African Travel Concept


Zimbabwe lifts ban on unguided walks in Mana Pools

Quoting a statement from Zimbabwe’s Parks and Wildlife Management Authority, the Zambezi Society said that “the ban on unguided walks has been lifted with immediate effect.”

According to the statement visitors would instead have to pay for a daily permit for “walking activities”, and anyone found walking without a permit would be fined US$100.

In a statement issued late Wednesday, the Zambezi Society said it had worked with tour operators and the parks authority to develop codes of conduct for visitors to Mana Pools and the nearby Chitake Springs after a number of complaints.

News that the authorities had decided to ban walking without a ranger in Mana Pools, a UNESCO World Heritage site, caused consternation in April among the many frequent visitors to the area in the extreme north of Zimbabwe.

There was some speculation that the authorities had imposed the ban fearing a foreign fatality in the park could lead to adverse publicity at a time when Zimbabwe was desperate to improve its income from tourism. There has only been one recorded visitor fatality in recent years when a Zimbabwean holidaymaker was grabbed by a lion as he showered at the end of the day in Chitake Springs in 2010.

Photos have emerged in recent months from the park of visitors, particularly wildlife photographers, getting dangerously close to elephants, sparking concern. There have also been complaints that some visitors drive in riverbeds in their 4×4 vehicles.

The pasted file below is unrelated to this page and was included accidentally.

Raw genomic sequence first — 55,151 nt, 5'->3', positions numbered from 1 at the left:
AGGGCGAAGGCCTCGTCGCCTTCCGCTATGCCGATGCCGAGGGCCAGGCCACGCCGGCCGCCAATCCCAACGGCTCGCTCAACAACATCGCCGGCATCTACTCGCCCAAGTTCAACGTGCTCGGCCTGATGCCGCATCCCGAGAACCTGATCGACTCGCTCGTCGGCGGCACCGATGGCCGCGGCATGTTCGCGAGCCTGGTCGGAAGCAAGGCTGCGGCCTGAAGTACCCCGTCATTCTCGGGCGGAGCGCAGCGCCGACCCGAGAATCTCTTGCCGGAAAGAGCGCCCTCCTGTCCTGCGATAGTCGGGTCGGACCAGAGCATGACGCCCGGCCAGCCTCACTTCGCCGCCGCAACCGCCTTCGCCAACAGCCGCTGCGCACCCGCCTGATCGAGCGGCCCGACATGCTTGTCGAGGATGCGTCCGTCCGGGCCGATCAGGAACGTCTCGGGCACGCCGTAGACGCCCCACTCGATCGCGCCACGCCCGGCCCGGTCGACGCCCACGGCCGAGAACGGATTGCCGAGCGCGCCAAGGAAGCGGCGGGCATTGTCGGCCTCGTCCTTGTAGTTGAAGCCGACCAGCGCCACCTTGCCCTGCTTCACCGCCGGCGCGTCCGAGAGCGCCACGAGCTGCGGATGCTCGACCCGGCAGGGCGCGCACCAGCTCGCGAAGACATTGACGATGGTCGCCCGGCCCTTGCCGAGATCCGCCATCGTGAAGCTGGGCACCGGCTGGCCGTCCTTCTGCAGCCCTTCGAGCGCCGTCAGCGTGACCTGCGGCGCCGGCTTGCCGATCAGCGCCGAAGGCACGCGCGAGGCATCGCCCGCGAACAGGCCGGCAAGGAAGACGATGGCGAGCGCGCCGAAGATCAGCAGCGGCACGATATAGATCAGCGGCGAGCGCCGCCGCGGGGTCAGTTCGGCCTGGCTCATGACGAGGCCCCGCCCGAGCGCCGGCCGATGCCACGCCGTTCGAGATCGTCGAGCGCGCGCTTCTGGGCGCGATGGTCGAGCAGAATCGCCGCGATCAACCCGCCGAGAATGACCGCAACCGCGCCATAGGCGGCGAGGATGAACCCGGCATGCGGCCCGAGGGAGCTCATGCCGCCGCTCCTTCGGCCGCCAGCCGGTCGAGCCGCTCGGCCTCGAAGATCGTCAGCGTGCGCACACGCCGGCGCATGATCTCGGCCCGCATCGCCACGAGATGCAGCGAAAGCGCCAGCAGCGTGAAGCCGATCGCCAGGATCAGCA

Mana Pools fans have greeted the news they would be able to again walk freely in the park with delight in online forums. However, there was also some caution.

One Facebook user posted: “Hopefully the walking visitors will respect the wildlife and not aggravate them for the ‘picture/selfie’. I’ve seen it in Mana – and it is shocking what some foreign visitors think is funny to show their friends at home.”

Walking permits reportedly cost US$15 per day for foreigners. ‘Mana‘ means four in the local Shona language and refers to the four large pools near the river that are the park’s main feature.

Source: africageographic

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